New Americans Museum
For centuries, the United States has beckoned to immigrants the world over. As a result, contemporary America is a diverse mosaic of cultures and traditions. One in five Americans today was either born in a foreign country or has a parent who was born abroad. In fact, children of immigrant families is the fastest growing population group in the U.S. Understanding the impact of these demographic changes is a national imperative. In the civic, economic, and artistic arenas, yesterday’s newcomer is tomorrow’s pioneer in a continuing process that defines us to this day. As a catalyst to celebrate America’s past and promise, the New Americans Museum provides inspiring and compelling educational and cultural programs and activities exploring our diverse immigrant experiences.
Oregon Historical Society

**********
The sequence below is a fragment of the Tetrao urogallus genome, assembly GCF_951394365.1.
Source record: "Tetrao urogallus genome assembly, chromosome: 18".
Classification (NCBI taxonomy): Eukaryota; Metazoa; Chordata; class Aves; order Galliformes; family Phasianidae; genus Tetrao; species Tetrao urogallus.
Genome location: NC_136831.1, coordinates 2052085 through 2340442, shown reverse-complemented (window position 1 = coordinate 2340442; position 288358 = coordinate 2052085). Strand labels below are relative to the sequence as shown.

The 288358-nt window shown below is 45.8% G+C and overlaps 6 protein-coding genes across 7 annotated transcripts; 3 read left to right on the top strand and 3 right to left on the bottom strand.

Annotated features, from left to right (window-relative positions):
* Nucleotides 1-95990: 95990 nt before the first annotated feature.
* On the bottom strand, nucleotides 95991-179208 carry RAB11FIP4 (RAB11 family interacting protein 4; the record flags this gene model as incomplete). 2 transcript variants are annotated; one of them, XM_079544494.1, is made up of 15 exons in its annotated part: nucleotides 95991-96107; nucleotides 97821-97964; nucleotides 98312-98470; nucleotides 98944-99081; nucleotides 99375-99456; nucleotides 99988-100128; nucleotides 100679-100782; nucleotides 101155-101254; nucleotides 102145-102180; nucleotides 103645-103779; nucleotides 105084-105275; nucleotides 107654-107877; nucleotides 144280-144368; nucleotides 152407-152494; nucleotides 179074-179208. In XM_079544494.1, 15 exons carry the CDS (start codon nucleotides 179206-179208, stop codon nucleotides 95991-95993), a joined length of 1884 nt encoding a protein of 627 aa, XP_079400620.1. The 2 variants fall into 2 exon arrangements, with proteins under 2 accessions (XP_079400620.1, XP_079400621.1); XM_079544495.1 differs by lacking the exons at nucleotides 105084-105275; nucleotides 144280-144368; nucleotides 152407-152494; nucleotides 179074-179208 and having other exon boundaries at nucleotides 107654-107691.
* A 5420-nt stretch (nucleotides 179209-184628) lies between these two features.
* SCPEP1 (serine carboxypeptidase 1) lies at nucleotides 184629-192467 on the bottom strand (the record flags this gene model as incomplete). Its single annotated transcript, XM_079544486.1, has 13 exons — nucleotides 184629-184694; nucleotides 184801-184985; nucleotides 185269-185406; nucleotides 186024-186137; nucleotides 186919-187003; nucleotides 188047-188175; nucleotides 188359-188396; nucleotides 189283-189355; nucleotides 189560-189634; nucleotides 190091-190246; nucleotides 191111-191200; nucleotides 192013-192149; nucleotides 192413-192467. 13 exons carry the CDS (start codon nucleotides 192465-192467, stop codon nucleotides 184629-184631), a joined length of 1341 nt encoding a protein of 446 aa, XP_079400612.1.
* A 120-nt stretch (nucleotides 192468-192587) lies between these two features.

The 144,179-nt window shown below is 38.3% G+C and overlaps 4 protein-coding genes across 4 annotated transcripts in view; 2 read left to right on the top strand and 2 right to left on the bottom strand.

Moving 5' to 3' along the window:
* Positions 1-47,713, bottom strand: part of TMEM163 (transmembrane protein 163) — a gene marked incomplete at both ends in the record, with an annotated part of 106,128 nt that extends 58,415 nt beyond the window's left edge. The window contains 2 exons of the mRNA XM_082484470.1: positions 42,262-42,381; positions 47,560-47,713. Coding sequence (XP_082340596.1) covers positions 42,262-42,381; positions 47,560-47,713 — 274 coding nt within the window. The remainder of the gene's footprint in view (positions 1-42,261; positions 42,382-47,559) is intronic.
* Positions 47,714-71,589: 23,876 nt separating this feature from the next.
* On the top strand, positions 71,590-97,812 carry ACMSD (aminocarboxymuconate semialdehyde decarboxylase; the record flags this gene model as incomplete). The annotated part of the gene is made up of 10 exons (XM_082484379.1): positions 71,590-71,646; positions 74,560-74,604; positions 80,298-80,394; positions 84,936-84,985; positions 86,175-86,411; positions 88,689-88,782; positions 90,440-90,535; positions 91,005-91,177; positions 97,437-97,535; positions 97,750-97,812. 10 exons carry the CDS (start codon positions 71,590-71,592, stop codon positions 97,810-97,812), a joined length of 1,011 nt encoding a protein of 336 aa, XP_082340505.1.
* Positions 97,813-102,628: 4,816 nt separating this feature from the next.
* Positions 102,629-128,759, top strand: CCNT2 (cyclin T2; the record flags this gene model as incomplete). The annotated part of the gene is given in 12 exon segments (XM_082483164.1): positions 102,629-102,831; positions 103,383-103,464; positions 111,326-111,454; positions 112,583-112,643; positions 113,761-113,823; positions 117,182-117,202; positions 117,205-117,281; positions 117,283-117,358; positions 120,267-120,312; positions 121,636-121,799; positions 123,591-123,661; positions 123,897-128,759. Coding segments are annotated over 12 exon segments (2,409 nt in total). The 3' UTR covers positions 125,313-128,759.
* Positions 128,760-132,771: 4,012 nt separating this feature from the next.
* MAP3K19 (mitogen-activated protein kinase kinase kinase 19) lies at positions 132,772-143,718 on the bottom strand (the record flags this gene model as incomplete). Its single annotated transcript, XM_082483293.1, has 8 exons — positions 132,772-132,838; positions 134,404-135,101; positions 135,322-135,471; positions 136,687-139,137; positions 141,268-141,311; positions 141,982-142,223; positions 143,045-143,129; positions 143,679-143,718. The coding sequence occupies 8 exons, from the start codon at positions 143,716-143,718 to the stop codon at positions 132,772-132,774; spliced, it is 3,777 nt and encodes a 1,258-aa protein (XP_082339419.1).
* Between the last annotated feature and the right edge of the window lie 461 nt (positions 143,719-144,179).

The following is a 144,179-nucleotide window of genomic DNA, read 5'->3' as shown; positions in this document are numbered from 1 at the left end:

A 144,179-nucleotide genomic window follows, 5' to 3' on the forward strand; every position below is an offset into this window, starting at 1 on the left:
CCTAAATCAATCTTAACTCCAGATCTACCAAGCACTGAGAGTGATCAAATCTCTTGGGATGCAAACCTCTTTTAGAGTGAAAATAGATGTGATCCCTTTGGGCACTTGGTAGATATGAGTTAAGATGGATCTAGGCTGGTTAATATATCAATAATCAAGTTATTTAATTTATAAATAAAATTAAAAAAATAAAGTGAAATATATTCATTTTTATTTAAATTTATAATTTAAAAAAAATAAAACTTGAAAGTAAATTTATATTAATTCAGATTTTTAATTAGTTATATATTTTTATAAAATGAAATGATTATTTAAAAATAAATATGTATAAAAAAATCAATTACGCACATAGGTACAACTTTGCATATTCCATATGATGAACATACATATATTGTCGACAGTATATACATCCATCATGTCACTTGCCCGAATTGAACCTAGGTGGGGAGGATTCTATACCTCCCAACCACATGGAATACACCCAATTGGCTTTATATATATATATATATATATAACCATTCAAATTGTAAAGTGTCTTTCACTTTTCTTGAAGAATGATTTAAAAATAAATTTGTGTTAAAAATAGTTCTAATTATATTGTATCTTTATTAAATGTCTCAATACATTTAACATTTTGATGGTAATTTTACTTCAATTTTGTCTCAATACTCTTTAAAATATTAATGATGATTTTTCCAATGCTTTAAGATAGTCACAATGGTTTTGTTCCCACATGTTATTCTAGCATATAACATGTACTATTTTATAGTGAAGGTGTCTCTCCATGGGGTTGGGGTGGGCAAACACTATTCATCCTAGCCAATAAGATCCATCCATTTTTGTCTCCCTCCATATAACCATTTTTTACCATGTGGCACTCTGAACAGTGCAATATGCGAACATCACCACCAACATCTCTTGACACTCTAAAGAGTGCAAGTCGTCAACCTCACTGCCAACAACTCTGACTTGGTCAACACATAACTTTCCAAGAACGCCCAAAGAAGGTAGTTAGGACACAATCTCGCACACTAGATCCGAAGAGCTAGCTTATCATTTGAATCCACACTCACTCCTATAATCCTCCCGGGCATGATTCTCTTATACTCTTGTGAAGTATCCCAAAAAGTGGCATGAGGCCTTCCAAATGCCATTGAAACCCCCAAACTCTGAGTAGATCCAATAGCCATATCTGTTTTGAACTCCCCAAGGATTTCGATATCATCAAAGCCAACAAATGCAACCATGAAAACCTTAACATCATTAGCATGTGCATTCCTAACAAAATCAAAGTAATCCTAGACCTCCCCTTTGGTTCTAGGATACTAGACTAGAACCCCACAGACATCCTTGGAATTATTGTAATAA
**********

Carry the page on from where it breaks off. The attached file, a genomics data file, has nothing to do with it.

Shortly after its formation, the Society opened its first office and museum in Portland City Hall and began the development of a regional research library and a collection of historical artifacts. In 1917, the Society moved into Portland’s Public Auditorium (now Keller Auditorium) and, in 1966, moved to its current location at the corner of SW Jefferson and Park in downtown Portland. The journal of record for Oregon history, the Oregon Historical Quarterly, has been published continuously since 1900. Over 150 books on Oregon history, politics and culture, as well as biographies, field guides and exhibit catalogs, have been published by OHS since the OHS Press was established in 1929. The OHS artifacts collection is comprised of over 85,000 artifacts, including ancient objects from the earliest settlements and objects that illustrate exploration in the Oregon Country, the growth of business and industry, the development of artwork and crafts, maritime history, and many other topics. The OHS Research Library contains one of the country’s most extensive collections of state history materials, including approximately 25,000 maps, 30,000 books, 8.5 million feet of film and videotape, 16,000 rolls of microfilm, and 12,000 linear feet of documents. The Research Library’s photographic archives include over 2.5 million images from pre-statehood to the present day. OHS Education Programs include internet resources to supplement classroom curriculum, Folklife cultural programs that focus on the diversity and beauty of arts and traditions, and teacher training and workshops on Oregon history.